LITTLE MISS SUNSHINE|
U.S. Release Date:
July 26, 2006
Distributor: Fox Searchlight
Director: Jonathan Dayton, Valerie Faris
Writer: Michael Arndt
Producer: Albert Berger, Ron Yerxa
Composer: Mychael Danna
Cast: Greg Kinnear, Steve Carell, Toni Collette, Paul Dano, Abigail Breslin, Alan Arkin, Bryan Cranston
Running Time: 1 hour and 41 minutes
MPAA Rating: R (language, some sex and drug content)
The best movie this summer is the dry Little Miss Sunshine, a slightly smug slice of life that is the most entertaining picture playing in theaters. Granted, that's not saying much, but this little tart is as good as it gets.
The story of a dysfunctional family embarking on an ill-fated road trip to enter their daughter in a beauty pageant is contrived, self-consciously quirky and stocked with the requisite festival conceit that everyone is utterly messed up.
The happy, creamy inside makes it worth the fuss. If big budget noisemakers pitching nihilism and depravity are rotten to the core—and they are—the caustic Little Miss Sunshine scores one for something closer to idealism and civility. Take it with more than a few grains of salt.
When we meet the family, to the chords of a dissonant musical theme that cues the movie's sense of melancholy, plump little Olive (Abigail Breslin) is like Marilyn in The Munsters. She's normal, or so it seems.
At their worst, Grandpa (Alan Arkin) is a sour old snort addict, Dad (Greg Kinnear) is a middle-aged moralizer, Mom (Toni Collette) is haggard, older brother Dwayne (Paul Dano) refuses to speak and Uncle Frank (Steve Carell) is a suicidal homosexual. They are each at low points—in work, marriage and health. Olive, by contrast, is innocent.
When the bespectacled kid wins a slot in the title's Redondo Beach beauty contest, they're off to see the wizard in a Volkswagen minibus with a bad clutch. Anyone who's ever had one of those days—and life is full of them—will at some point have to howl during their travels.
As the Weird family makes their way from New Mexico to southern California's beaches, the westward expansion softens them where they're too hard, hardens them where they're too soft and, as the family grows to accept reality, with an admittedly noticeable emphasis on their flaws, they become better than they used to be.
Not as cute as it sounds, Sunshine happily bucks the indie rule that bad is good. It fills the screen with character-driven humor and a hilarious machinery malfunction that putters into an offbeat affirmation of suburban values.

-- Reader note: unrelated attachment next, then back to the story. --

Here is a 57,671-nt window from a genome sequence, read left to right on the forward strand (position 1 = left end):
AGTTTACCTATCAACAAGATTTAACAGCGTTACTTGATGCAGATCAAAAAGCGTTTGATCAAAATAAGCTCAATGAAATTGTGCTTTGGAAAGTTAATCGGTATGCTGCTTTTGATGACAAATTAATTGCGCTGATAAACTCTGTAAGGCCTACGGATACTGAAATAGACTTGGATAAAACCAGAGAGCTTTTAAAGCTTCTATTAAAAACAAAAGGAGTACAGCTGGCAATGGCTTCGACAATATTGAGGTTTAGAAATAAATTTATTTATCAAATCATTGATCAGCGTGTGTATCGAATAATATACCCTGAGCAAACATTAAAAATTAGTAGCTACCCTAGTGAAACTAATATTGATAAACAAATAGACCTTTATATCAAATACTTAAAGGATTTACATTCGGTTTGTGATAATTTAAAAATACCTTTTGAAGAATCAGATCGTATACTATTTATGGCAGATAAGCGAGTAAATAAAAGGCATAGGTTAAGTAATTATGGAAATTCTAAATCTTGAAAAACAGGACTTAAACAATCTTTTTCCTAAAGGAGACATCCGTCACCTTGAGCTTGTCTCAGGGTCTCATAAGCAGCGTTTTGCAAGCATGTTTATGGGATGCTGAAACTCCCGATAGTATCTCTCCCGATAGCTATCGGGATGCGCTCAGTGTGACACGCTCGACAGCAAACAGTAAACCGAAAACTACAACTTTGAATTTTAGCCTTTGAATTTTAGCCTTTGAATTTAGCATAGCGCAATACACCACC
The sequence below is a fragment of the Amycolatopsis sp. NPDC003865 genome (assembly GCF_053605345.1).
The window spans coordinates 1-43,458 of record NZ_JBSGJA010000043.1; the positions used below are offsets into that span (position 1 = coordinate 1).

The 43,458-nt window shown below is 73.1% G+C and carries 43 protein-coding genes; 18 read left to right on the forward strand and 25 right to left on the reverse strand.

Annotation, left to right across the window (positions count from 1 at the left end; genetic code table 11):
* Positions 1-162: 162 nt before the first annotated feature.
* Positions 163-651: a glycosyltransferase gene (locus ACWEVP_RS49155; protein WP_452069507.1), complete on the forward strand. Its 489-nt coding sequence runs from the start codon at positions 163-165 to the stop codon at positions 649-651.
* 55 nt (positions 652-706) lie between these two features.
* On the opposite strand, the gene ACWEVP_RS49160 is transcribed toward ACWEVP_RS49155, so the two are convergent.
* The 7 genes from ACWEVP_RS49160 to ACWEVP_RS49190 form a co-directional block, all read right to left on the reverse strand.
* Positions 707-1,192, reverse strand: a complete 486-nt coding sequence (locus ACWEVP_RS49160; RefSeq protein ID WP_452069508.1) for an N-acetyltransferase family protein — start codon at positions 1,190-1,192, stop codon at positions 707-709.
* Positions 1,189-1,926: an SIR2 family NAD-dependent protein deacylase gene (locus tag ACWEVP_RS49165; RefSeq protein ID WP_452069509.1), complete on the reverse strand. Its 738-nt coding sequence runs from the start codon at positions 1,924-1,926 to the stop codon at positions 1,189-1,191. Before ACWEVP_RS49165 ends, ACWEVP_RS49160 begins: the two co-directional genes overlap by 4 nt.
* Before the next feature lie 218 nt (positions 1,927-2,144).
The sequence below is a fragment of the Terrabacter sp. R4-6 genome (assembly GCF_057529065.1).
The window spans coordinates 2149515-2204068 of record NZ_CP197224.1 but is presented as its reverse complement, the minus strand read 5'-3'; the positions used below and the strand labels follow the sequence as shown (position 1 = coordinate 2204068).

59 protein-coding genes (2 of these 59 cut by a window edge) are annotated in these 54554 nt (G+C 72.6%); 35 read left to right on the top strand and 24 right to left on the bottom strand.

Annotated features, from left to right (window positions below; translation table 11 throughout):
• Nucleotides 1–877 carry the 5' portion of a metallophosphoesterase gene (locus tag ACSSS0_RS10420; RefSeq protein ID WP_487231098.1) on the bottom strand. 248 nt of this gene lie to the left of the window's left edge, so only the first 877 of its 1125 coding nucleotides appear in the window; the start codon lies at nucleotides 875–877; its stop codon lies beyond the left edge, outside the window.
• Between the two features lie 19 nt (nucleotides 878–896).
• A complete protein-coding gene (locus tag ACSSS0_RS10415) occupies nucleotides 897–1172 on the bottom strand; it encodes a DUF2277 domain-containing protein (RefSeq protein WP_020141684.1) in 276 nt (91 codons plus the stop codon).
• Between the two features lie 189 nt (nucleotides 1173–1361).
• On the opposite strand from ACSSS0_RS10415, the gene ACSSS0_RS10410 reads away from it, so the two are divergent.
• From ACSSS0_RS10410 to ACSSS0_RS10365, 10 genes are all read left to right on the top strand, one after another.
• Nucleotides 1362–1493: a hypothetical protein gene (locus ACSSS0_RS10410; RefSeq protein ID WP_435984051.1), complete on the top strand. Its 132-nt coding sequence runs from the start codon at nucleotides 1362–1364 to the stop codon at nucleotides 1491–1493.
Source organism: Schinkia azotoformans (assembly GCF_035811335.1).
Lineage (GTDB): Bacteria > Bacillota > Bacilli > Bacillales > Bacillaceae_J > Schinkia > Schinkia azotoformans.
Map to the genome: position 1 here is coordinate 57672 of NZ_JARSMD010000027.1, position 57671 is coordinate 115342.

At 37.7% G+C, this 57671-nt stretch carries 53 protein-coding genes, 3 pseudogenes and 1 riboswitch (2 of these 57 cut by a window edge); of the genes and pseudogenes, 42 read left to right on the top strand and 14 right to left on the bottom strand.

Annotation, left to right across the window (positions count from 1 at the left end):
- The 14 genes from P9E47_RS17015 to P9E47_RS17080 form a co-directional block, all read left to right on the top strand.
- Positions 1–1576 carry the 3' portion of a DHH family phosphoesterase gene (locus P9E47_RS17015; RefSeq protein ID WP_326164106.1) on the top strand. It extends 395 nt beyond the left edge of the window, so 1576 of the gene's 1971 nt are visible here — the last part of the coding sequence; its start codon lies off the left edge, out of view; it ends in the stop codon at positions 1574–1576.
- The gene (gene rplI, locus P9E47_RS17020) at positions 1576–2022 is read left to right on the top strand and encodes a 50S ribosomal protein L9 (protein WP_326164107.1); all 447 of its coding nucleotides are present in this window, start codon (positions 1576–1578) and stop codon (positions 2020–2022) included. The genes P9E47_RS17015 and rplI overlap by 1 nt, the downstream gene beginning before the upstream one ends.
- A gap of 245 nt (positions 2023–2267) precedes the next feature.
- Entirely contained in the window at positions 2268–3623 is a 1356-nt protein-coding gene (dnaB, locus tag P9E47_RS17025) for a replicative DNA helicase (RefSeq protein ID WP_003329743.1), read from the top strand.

Michael Arndt's script, directed by Jonathan Dayton and Valerie Faris, isn't more profound than making the most out of life's lemons, and these folks are too neat to be nuttier than a fruitcake. But they stay on course and arrive at an enjoyable destination.
Whether Olive steps into the spotlight of the sick and twisted world of an un-childlike beauty contest is part of the ride and the surprise, though jarring, lies in what represents the family's best: Olive's sincerity. It is this attribute that leads her (and her emotional Addams Family) to Sunshine's inevitable conclusion: accept the reality of what's wrong in order to recover what's right.
The cast is excellent, sinking completely into their characters. Collette is once again the perfect chameleon, though Kinnear, Arkin, Carell and the kids are also memorable. One can probably wait for the DVD but after a summer of slim and stupid pickings, Little Miss Sunshine offers a thin, muted ray of light.
The box and menu for the single disc DVD release of Little Miss Sunshine employs the familiar Volkswagen van on a solid backdrop of school bus yellow. The features reflect the pared down approach. Printed inserts about the Best Picture nominee are limited to one double-sided page (the disc is double sided, too, for full and widescreen versions) listing scene selections and extras. The rest of the material promotes Fox catalog titles. Even the disc is blank.
Besides the movie, visual features include alternate endings, with or without commentary, and a music video. Other DVD additions are two audio commentaries: one by writer Michael Arndt with directors Jonathan Dayton and Valerie Faris—the better track—and one by the directors alone. Both are a cut above most commentaries, not this writer's favorite DVD asset, and contain useful insights.
Writer Arndt breaks down his ideas, from the notion that dividing people into winners and losers is an oversimplification that inevitably leads to misery to each character's goal representing some degree of idealism; that, for each person in the family, a value is at stake. Arndt sees in Olive's journey an implicit choice: are you going to live for yourself or for the sake of others?
Directors Faris and Dayton comment in both tracks on finding sweetness and melancholy in the music, the importance of introducing characters by way of goals, not sarcasm, increased shooting mobility in a well-lighted house, reducing Little Miss Sunshine to essentials—a credit to Arndt's script—and the influence of An American Family, the 1973 documentary series about the Loud family of Santa Barbara, California. The result is a tender stitching of irony and tragedy that is one of the funniest movies in years.
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